The full report will be shared with the Justice Sub-Committee on Policing, in due course. However, the details that have been provided by the Scottish Police Federation so far, in response to Willie Rennie’s inquiries, are alarming. They say that 35 per cent of officers reported having gone to work while mentally unwell, that 21 per cent reported high levels of depressed mood, that one in 10 reported drinking alcohol or taking prescription drugs as a coping mechanism, and that almost half of officers suffer from exhaustion.

In response, Jeane Freeman’s amendment asks us to support

“initiatives being undertaken by Police Scotland to create a safe, positive and healthy working environment”.

When 57 per cent of officers reported that a lack of resources to do their work has caused them a high degree of stress, and when only 3 per cent of officers agreed that the national force really cares about their wellbeing, that is not an adequate or appropriate response from the SNP Government.

John Mason (Glasgow Shettleston) (SNP)

Will the member give way?

Liam McArthur

No, thank you.

That response is becoming all too familiar and is very much of a piece with the response that was given by the Cabinet Secretary for Justice when he was confronted recently with evidence of a sharp rise in police officer and staff absences. If the justice secretary really feels comfortable that he is

“very satisfied the support structures are in place for those officers for their mental wellbeing to be addressed”,

that hardly conveys the impression that Mr Yousaf or the Government have grasped the scale, the seriousness or the urgency of the issue. I thought that Calum Steele showed remarkable self-restraint when he suggested that the justice secretary’s level of satisfaction is

“not shared by the officers and as such it is difficult to understand the basis upon which Mr Yousaf was able to derive that satisfaction”.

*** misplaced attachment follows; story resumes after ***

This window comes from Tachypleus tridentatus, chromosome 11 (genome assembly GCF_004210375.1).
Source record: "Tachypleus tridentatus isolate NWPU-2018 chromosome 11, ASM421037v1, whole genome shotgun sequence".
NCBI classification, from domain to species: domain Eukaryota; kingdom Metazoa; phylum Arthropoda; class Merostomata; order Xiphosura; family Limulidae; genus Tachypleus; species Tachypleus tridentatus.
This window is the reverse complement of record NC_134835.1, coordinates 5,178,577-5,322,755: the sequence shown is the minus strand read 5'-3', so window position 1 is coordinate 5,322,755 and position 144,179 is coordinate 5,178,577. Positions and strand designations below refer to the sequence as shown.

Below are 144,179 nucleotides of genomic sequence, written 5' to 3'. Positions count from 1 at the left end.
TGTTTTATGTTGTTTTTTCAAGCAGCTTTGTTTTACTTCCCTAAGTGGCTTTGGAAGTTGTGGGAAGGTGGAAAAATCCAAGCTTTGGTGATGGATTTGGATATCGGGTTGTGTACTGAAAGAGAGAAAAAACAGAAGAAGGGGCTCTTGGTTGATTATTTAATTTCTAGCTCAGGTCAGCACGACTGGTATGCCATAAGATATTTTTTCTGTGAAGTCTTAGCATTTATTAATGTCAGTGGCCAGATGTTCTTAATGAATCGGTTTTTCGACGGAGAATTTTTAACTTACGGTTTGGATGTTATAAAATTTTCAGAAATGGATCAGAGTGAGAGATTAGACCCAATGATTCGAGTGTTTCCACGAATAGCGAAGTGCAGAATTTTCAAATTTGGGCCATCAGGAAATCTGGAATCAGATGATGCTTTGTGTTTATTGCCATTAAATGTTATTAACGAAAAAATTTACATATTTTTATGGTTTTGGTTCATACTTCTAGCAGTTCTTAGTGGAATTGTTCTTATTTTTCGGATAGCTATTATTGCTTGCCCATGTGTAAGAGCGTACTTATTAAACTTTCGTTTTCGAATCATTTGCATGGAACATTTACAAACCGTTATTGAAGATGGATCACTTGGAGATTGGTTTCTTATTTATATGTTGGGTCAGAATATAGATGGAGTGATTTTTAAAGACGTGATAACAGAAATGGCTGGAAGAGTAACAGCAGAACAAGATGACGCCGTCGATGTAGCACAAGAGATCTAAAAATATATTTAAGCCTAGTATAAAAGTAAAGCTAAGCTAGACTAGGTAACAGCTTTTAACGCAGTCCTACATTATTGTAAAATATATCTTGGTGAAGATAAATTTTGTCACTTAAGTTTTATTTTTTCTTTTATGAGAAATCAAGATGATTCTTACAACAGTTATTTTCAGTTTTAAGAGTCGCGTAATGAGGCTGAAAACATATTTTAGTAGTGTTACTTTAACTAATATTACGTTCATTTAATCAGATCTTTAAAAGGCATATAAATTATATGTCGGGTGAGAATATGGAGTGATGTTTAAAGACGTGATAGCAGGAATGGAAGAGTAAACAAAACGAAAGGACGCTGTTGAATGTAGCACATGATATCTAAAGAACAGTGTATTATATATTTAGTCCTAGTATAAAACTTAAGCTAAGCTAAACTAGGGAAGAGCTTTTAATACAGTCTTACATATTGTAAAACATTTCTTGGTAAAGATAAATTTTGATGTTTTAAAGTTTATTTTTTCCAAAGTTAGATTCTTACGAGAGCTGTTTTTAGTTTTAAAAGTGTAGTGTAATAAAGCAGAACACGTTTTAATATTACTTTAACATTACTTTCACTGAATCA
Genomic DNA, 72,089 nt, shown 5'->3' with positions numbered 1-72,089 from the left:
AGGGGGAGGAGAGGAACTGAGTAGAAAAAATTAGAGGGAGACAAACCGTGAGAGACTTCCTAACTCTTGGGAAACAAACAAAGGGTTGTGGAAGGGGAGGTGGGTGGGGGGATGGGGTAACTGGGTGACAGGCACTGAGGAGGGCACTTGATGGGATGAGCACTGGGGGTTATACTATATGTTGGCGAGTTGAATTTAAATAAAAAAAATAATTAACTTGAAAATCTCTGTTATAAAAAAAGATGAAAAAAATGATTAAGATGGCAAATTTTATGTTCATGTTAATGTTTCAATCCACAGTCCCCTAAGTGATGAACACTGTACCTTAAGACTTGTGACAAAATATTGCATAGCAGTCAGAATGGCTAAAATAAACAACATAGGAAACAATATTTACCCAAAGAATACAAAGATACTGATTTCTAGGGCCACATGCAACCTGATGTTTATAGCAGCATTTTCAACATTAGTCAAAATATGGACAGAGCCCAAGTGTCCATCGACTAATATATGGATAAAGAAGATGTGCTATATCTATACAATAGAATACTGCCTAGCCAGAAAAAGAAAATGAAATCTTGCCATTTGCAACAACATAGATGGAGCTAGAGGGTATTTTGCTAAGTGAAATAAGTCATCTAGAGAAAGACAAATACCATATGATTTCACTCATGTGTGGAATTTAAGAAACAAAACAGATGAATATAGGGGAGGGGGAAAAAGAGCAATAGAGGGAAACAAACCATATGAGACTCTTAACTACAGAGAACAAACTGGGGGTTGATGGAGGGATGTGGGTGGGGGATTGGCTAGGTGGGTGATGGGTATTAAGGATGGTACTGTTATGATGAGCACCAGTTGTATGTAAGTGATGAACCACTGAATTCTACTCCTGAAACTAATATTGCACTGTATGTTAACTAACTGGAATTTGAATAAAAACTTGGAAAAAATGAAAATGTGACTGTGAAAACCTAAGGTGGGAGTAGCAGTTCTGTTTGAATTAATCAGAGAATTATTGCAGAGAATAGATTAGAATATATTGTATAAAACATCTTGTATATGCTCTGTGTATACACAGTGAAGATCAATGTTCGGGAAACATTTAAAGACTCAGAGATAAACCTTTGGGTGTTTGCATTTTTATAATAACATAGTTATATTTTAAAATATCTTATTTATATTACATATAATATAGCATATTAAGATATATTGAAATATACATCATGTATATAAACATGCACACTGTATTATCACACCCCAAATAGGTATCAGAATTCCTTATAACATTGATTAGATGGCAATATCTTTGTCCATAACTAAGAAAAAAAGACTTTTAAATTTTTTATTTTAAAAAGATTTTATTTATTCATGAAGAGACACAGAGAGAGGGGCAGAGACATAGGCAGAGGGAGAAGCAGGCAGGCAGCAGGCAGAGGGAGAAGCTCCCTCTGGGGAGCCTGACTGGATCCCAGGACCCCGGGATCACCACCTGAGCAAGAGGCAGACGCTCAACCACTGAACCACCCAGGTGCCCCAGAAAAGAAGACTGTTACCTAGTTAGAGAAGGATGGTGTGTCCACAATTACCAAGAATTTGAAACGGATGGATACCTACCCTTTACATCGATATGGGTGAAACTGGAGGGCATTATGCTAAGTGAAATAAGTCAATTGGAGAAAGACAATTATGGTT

We ask our police officers and staff to do a difficult and often dangerous job on our behalf. Rewarding them with platitudes while dismissing their clear and consistent calls for more support is not good enough. It is a tough job; however, the job should not be making people unwell on such a scale. That is unsafe and cannot be dismissed, nor can ministers dismiss the findings of the research as being historical or as somehow having been overtaken by measures that they and police chiefs have put in place.

Professor Linda Duxbury’s research could not be more up to date. What is more, it could not underscore more powerfully why Police Scotland, the SPA and SNP ministers were wrong to reject our repeated calls for staff views to be surveyed well before now. Despite the Government, police chiefs and the SPA having dodged the issue for so long, Professor Duxbury’s report leaves them nowhere to hide. They must act, so I urge Parliament to support the motion in Willie Rennie’s name.

15:25  

James Dornan (Glasgow Cathcart) (SNP)

I welcome the opportunity to take part in the debate, having been public about my own past mental health problems. I have huge sympathy for police officers who are similarly affected. On many occasions, I have come to work while suffering from poor mental health.

I would like some more detail on the scale of how unwell those police officers have been, because that can range hugely—from feeling stressed about a particular issue that they will face at work, right through to being so depressed, so out of it, that they feel as though they are going to commit suicide. I have experienced every single one of those stages, so I know that we cannot just say that such-and-such per cent feel unwell and that they are all the same. If there is a huge percentage at the top end of the range, we have a real crisis on our hands, but if we find that many are suffering from stress—as we all do, to be honest; I was stressed before I started this speech—the problem is not of the same magnitude.

Alex Cole-Hamilton

Is James Dornan telling Parliament that police officers who are revealing their stress to researchers should just suck it up and get back to work?

James Dornan

You should listen to what I say, and then you should intervene based on what I have said, not on what you would like me to have said so that you could get your intervention in. That was absolute rubbish—

The Deputy Presiding Officer

Members should remember to speak through the chair, please, and not directly to each other.

James Dornan

I am sorry, Presiding Officer.

It is clear that there is a lot to do. However, the Scottish Government has made incredible strides in mental health support in recent years. Over the current session of Parliament, investment in mental health will exceed £5 billion, and mental health staffing has increased by 76 per cent since the SNP came to office. Mental health is a priority for the Government, for me and—I am sure—for Parliament as a whole.